Slowwwride

Why are bucktails so hard for newbies

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Interesting discussion...........when I first started, did not have a clue. Read Skinner , Mueller, etc and started to fish bucktails more and more. Finally started to catch. In the beginning I was concerned about what weight to use........now not so much......it is all feel. If I am hitting bottom , go lighter.....if I think I am drifting maybe too much a little heavier. Bottom lime I could care less what the actual weight is now, I kinda know to feel  where I want to be in the water column. Certainly not an expert but I am getting better........forget the numbers , just learn the feel......just an opinion.

Edited by beret

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21 hours ago, LockedDrag said:

I struggled with bucktail when I started too. Hated them til I fished the fall last year for the first time. Love them now

This right here ^^^

Once the epiphany hits, it seems to never leave................:th:

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1 hour ago, pakalolo said:

Time on the beach throwing a bucktail is really the only way to figure it out, some coaching and tips are helpful but are not a substitute for TIME . 

:clap:  :clap:

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I hear of guys struggling with learning to fish a bucktail effectively alot. I think with any other lure it's all about feel, retrieval speed, and knowing where your jig is in the water column. I consider myself lucky that acouple guys I looked up too, including my father taught me alot about bucktailing when I was a kid. Confidence, I feel has alot to do with it. 

I've said this before. With all the time and money I've sent on custom plugs/altering plugs/toying around with building my own. I've caught way more fish with my homemade bucktails hands down.

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3 hours ago, Mack26 said:

I guess the point i was making, is that he should learn “feel” in an appropriate place or location that is conducive to learning. Throwing a heavy bucktail in heavy winds, or strong current, is a sure bet that he won’t even be able to tell where he is in the water column.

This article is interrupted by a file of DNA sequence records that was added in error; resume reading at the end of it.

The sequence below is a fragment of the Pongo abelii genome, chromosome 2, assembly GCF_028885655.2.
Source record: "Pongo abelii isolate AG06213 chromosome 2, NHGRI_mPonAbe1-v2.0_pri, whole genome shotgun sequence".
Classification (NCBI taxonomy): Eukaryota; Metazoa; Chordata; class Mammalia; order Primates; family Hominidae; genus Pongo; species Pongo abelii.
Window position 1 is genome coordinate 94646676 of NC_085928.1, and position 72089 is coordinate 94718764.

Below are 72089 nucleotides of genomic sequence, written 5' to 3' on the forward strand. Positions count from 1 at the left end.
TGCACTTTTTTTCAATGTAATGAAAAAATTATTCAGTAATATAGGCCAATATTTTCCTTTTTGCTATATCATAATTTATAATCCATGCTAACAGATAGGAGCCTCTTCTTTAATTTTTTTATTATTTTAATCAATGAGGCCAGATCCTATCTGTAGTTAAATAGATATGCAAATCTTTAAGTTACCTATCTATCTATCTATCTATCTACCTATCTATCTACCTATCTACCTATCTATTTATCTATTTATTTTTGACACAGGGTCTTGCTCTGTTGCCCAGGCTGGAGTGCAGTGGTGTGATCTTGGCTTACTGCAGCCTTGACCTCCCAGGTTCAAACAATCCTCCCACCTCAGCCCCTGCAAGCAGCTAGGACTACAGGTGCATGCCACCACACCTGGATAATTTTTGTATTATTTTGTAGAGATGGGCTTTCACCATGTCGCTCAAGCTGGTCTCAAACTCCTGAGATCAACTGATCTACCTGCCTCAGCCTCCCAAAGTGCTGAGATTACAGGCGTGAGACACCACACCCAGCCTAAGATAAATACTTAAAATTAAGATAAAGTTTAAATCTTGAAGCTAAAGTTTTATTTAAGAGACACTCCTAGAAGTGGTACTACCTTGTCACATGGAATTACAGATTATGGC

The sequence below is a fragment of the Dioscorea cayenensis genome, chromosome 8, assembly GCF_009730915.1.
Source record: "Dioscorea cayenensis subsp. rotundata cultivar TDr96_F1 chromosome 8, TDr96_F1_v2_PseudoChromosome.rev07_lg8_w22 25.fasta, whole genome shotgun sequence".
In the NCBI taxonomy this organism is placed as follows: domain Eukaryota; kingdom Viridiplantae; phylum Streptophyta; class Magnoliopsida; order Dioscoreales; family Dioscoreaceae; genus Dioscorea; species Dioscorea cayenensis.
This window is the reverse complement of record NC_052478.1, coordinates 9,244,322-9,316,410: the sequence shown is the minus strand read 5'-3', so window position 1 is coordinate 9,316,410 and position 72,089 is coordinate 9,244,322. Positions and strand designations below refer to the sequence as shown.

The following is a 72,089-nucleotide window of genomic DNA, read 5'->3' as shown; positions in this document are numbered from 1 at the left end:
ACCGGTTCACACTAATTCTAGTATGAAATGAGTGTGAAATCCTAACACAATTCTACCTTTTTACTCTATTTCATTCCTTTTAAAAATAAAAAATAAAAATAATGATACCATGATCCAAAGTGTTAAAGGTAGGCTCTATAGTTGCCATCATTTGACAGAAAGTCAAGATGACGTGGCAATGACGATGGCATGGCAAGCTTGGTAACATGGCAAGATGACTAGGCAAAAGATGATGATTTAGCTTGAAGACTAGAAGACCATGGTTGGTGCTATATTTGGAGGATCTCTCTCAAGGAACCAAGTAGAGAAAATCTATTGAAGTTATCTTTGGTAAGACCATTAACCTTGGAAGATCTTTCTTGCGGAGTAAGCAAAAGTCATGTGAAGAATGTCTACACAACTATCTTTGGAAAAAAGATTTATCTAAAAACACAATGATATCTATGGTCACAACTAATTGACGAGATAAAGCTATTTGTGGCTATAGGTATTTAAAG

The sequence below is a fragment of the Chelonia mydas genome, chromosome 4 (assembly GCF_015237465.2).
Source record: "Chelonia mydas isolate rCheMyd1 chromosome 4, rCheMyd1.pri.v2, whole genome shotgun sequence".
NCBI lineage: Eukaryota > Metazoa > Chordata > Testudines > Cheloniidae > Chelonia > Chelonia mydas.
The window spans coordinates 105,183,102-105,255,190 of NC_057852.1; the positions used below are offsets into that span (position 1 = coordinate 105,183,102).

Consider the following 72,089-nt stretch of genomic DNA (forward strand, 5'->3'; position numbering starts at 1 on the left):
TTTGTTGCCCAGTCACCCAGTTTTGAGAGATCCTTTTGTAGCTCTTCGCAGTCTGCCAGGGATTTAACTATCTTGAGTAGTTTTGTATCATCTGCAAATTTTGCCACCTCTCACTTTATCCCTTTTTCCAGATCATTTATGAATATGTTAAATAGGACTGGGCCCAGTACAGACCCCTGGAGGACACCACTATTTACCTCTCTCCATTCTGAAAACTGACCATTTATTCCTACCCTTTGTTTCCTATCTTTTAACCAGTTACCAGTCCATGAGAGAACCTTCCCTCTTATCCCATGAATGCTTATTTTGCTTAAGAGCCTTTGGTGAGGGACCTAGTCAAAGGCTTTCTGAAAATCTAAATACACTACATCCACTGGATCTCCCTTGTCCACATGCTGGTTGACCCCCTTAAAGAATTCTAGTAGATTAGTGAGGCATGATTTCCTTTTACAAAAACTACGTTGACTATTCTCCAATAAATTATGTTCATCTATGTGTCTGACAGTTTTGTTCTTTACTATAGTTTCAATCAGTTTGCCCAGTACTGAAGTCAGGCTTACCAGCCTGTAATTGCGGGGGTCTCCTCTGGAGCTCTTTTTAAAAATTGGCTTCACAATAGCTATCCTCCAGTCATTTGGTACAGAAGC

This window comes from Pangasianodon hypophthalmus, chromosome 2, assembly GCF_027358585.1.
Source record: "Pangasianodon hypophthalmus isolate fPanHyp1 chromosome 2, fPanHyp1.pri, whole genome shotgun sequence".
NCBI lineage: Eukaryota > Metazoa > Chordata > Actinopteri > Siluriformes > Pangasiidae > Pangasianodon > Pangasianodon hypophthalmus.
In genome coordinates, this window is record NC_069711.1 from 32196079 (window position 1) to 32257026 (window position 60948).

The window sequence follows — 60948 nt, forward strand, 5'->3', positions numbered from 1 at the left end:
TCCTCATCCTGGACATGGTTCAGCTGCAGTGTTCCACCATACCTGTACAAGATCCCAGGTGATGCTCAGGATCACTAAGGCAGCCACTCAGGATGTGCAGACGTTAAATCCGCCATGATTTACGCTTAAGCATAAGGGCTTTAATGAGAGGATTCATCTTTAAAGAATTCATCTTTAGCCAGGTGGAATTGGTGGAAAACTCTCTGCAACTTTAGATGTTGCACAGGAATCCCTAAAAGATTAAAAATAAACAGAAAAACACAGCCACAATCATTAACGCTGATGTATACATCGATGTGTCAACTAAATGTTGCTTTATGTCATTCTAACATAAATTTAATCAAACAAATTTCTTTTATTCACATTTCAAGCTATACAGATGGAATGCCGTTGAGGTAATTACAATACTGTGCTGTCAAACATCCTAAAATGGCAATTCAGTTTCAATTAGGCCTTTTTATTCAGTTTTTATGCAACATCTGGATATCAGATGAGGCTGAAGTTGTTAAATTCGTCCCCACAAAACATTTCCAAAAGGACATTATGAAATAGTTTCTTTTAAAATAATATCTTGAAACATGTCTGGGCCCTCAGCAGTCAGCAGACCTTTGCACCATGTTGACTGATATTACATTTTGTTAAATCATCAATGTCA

When i say a lighter weight, i’m just talking a 1/4 oz or so. My favorite bucktail is 3/4 oz. It gives me the perfect balance of lift and drop, that i need to keep it close to the bottom or structure.  Obviously, it’s not gonna hold in heavy current or sweep, or in a big blow, in which case i’ll bump up to 1 or 1 1/2 oz. But, in 90% of my bucktail fishing, the 3/4 oz gets the nod. That’s just me.

Yes sir, your point is right on the money! It's very difficult to learn in bad conditions & some locations are hard to fish for folks with little experience. Not all spots make good class rooms!

 

I used a 1/4 ounce often in the past because I was fishing in rivers & creeks, and heavier jigs ended up snagged on the bottom much of the time. I also had the advantage of having fished with fly tackle from a very young age, where even heavily weighted flies were much lighter than 1/4 oz, so picking up on the feel of a jig was something I learned rather quickly, but there was still a learning curve to it.

 

My comment, stemmed from using jigs for bass and I would try something that was light weight, because folks told me to use the lightest weight you can, and I couldn't tell where the jig was in the water column. There was even less "feel" when conditions were bad. So, it was suggested to me by a very experienced jig angler, to use a heavier jig, one that I could feel it's weight, and stay in contact with it, despite the conditions. He told me that it is best to use the lightest weight but only when it was appropriate for the location & conditions. Others left that part out of their advice. 

 

In the end, as I developed and learned, I got to where the weight I used didn't matter as long as it fit the conditions & location. 

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18 mins ago, Jim H said:

Yes sir, your point is right on the money! It's very difficult to learn in bad conditions & some locations are hard to fish for folks with little experience. Not all spots make good class rooms!

 

I used a 1/4 ounce often in the past because I was fishing in rivers & creeks, and heavier jigs ended up snagged on the bottom much of the time. I also had the advantage of having fished with fly tackle from a very young age, where even heavily weighted flies were much lighter than 1/4 oz, so picking up on the feel of a jig was something I learned rather quickly, but there was still a learning curve to it.